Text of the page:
The world is falling to pieces: the air is filled with smoke, and beasts as tall as skyscrapers are emerging from the bowels of the Earth, laying waste to cities across the United States. At the front lines of the U.S. Government’s response team is the Bureau for Paranormal Research and Defense, dispatching agents to attempt to contain the damage.
“B.P.R.D. Hell on Earth #107: Wasteland” is the latest installment of the ongoing series from Dark Horse Comics, a three-part arc that begins May 15. Written by Mike Mignola and John Arcudi with artwork by Laurence Campbell, known for his work on “Marvel Universe vs. Wolverine” and “Punisher MAX.” Campbell’s rendering of the B.P.R.D. world is heavy in shadow and streaked with rain, a darker, grittier aesthetic than is common in the pages of “B.P.R.D.”
The story follows B.P.R.D. agent Johann Krauss on a reconnaissance mission to Chicago in search of the group of B.P.R.D. agents who went missing in the previous story arc, “The Abyss of Time.” Arriving in Chicago, Johann finds a city in ruin, overrun with the beasts known as the Ogdru Hem, and with the human populace transformed into grotesque monsters. Comic Book Resources spoke with artist Laurence Campbell about this latest chapter of the B.P.R.D. saga, his aesthetic choices and the thrill of bringing his own Ogdru Hem to life on the page.
“Johann has taken a group of B.P.R.D. agents on a mission to find a team who have gone missing,” Campbell told CBR News. “We follow the B.P.R.D. agents as things very quickly go off from the original plan — Johann is leading the team, but we get to know a little more about Gervesh and Nichols who are both in ‘The Long Death.’ Here we get to know them a little bit more and get an insight of what their view of the world is like.”
Campbell’s work on “B.P.R.D.” is, in some ways, a departure for the series. Campbell’s work is darker, employing heavy shadow and graphic contrast, tempered by intricate detail and realistic, expressive character renderings. In putting the world of B.P.R.D. on the page, Campbell aims to emphasize the downbeat tone and atmosphere of the script.
“With ‘B.P.R.D. Wasteland’ we really get to see how ‘Hell on Earth’ has affected parts of America on a ground level,” said Campbell. “The overall tone is pretty downbeat — you get to see from the perspective of one of the agents as the world he knew slips away from him — This story is of a darker tone, and this suits my style of art. John’s script is very atmospheric and cinematic. This is something I respond to and hopefully deliver. John’s great at writing the horror moments, but he’s also great at writing the quieter character moments — I love drawing both.”
The influence of film in Campbell’s work is apparent not only in the pacing of the story, but also in his use of lighting and framing: a strong use of panoramic shots and controlled use of depth of field that speaks to a love of cinema.
“Before starting any script I usually immerse myself in references to get in the mood,” Campbell said of his process. “I watched films like ‘The Road’ and ‘War of Worlds’ before I started drawing this time — this was the type of feel I felt the script reflected. The world has changed and there’s a feel of things being out of control; like the old rules and social structures don’t exist.”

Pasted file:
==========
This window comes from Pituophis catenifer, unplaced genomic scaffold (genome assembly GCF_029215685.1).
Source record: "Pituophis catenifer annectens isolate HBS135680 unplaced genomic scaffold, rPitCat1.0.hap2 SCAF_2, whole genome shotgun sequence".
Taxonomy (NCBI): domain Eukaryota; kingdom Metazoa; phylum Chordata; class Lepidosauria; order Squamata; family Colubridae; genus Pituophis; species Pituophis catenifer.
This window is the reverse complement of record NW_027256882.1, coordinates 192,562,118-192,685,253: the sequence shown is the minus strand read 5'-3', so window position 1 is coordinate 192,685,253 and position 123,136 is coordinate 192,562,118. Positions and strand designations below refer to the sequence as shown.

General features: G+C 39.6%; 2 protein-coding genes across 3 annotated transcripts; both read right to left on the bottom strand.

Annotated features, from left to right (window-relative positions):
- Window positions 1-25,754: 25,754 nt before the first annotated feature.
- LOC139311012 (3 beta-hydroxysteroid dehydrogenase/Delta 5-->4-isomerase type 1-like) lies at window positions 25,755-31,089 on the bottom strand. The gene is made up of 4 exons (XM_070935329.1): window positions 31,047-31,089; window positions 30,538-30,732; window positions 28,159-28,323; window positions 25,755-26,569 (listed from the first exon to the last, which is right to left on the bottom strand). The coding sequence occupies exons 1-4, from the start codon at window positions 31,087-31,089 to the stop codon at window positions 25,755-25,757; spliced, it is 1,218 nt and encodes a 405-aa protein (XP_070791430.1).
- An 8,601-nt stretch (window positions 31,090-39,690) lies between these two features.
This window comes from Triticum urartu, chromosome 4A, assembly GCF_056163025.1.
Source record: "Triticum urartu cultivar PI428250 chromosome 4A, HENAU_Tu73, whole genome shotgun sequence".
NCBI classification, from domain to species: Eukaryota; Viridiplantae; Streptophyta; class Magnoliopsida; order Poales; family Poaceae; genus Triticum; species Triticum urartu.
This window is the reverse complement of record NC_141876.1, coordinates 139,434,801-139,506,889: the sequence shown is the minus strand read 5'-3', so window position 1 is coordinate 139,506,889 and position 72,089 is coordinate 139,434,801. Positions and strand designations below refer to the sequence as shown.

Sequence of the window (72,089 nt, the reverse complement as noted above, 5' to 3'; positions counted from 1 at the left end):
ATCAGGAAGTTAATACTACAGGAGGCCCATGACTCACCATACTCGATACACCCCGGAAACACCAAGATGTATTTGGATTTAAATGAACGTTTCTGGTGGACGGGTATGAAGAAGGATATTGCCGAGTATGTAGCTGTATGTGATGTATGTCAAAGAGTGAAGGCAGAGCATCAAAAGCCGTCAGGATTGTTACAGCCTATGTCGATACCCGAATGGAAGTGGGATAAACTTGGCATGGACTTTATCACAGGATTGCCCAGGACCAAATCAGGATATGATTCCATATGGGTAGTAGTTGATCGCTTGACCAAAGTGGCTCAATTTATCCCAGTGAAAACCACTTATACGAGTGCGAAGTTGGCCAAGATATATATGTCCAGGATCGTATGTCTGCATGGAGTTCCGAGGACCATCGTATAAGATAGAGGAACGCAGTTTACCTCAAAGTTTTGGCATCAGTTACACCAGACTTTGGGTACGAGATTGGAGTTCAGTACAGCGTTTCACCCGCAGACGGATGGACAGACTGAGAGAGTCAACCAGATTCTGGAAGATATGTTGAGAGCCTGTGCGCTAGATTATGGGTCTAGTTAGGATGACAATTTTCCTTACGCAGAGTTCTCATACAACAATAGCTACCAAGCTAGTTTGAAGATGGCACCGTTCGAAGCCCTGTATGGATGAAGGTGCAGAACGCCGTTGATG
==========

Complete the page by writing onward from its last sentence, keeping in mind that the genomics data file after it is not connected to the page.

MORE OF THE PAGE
“B.P.R.D. Hell on Earth: Wasteland” is Campbell’s first foray in the Mignola-verse, and he’s stepping into a world that has been imagined and defined over the years by a range of outstanding artists, not least of which is Mignola himself. This history elicited both excitement and trepidation for Campbell as he stepped into this world.
“‘B.P.R.D.’ has always had a high standard. It has great storytelling and I love how small things really develop over the long term,” Campbell said. “Guy [Davis’] initial run on ‘B.P.R.D.’ is fantastic and has set the bar high for every other artist who joins — Getting to work with Mike, John and [colorist] Dave Stewart is a dream for most artists. The standard of artists and work in the Mignola-verse is very high. Everybody seems to raise their game when working on the titles — nobody wants to drop the ball. Everybody involved really is pushing in the right direction and you feel there’s a master plan behind the story.”
Campbell found a great deal of support in working with Mignola and Arcudi, who allowed Campbell to take the time to immerse himself in their world, and who pushed him to break new ground in his work.
“John Arcudi certainly writes to artists’ strengths, which is great. The script was very clear in terms of emotions and setting. I had to design an Ogdru Hem, which was very exciting for me,” Campbell said of his collaboration. “Hell, I would have been happy drawing ones which had already been created, the vast size makes them great fun to draw. The first ideas I sent in were too safe: like a watered down version of what had already been before. I took a shot of sending in my ideas that I had rejected myself because I thought they wouldn’t fit in with the Mignola-verse. Mike liked one of them and we went from there. I wanted to design something which had a powerful and majestic presence — scary yet strange and beautiful.
“Sending artwork to be agreed on with Mike was initially quite daunting, as I am a huge fan of his work, but he’s been really great and very supportive,” added Campbell. “In fact the whole team have; I love the way everyone is pulling in the same direction.”
“B.P.R.D. Hell on Earth #107: Wasteland” by Mignola, Arcudi, Campbell and Stewart is on sale May 15, 2013.
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